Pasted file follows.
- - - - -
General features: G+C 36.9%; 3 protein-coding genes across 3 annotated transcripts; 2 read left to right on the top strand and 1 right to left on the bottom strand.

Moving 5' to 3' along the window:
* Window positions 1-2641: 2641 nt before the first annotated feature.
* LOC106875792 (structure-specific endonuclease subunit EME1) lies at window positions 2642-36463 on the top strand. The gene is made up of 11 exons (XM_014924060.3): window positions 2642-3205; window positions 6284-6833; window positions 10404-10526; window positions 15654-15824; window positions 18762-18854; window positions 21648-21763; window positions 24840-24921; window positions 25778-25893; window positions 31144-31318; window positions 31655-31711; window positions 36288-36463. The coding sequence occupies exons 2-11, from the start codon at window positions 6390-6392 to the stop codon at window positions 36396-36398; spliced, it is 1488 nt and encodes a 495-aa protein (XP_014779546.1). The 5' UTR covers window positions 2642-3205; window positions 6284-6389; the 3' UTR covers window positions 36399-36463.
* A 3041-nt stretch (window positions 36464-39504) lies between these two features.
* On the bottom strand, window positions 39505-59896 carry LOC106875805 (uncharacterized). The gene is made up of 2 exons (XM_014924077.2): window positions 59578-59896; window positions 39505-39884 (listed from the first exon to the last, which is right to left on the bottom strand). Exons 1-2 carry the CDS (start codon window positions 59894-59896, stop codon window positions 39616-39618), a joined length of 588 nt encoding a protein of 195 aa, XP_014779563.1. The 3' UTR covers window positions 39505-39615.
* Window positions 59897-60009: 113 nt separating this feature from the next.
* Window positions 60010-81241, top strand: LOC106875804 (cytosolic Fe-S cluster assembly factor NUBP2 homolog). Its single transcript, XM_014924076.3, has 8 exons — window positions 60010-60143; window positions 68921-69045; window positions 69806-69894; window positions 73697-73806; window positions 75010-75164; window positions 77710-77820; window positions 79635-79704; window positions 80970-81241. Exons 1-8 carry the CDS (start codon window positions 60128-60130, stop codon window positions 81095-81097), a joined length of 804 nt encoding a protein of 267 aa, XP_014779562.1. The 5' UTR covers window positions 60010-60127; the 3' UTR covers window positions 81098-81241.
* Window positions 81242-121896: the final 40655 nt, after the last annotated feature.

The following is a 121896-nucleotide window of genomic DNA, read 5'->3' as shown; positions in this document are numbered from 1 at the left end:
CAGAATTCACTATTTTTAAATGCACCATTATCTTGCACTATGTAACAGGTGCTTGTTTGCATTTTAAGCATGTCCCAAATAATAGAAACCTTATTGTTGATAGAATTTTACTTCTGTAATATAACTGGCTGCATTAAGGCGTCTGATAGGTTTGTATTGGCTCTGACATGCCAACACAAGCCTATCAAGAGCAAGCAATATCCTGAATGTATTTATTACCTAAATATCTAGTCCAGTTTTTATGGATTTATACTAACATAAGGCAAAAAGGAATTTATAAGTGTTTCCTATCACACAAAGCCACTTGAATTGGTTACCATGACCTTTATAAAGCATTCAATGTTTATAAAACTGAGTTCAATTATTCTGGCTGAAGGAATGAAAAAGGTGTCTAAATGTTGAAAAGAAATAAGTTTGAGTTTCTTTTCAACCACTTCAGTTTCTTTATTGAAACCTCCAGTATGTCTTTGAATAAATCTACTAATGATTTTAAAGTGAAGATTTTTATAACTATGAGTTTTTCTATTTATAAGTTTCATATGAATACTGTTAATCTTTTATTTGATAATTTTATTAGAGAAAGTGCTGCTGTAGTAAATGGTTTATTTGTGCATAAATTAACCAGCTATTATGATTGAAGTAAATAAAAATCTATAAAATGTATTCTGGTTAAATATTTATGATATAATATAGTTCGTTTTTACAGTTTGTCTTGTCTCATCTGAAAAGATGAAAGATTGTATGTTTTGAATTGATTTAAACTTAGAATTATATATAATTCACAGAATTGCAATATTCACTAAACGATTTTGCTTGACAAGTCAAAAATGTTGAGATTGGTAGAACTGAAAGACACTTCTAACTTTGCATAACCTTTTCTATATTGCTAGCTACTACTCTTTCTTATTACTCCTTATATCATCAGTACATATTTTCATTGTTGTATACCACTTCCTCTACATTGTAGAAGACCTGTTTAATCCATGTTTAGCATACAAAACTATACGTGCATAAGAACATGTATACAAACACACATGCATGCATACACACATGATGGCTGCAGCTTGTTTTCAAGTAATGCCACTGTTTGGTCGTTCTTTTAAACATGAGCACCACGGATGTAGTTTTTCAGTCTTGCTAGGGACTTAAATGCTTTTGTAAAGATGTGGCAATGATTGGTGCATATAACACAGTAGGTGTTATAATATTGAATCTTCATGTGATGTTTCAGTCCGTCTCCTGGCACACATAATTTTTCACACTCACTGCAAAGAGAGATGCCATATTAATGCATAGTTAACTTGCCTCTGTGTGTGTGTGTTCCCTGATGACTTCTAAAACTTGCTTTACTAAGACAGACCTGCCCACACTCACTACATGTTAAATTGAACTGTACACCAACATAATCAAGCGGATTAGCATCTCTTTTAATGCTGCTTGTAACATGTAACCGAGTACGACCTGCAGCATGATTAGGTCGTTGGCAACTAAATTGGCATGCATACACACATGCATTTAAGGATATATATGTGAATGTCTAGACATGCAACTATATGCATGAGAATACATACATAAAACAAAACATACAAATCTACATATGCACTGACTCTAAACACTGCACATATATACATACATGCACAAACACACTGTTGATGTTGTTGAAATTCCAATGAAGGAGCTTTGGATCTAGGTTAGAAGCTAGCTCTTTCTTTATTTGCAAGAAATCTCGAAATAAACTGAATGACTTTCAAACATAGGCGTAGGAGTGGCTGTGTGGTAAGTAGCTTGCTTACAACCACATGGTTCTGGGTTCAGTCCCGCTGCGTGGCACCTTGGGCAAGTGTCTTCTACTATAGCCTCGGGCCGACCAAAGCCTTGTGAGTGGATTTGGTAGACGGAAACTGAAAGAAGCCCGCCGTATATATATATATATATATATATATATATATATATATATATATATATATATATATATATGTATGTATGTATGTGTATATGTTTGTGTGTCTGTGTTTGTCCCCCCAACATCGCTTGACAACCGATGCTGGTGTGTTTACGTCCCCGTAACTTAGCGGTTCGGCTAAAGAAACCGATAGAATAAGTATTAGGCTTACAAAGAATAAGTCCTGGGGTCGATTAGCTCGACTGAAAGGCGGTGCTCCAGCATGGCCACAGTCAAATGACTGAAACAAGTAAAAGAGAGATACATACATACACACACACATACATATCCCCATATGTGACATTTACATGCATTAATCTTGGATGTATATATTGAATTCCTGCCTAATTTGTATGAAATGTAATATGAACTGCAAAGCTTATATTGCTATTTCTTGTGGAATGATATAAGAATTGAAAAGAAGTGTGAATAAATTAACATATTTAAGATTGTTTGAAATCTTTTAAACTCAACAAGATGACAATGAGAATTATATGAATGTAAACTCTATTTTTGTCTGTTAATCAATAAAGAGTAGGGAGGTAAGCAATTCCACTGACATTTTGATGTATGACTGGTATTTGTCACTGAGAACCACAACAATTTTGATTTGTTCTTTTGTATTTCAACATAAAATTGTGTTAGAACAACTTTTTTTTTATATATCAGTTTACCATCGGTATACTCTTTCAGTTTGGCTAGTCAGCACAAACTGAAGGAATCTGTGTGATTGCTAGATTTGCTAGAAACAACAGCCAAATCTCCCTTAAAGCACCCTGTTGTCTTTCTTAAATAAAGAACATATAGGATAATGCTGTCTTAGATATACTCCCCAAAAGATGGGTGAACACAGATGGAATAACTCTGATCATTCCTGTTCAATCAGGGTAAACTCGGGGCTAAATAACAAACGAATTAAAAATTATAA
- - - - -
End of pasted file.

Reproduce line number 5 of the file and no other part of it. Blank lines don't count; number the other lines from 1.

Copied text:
* A 3041-nt stretch (window positions 36464-39504) lies between these two features.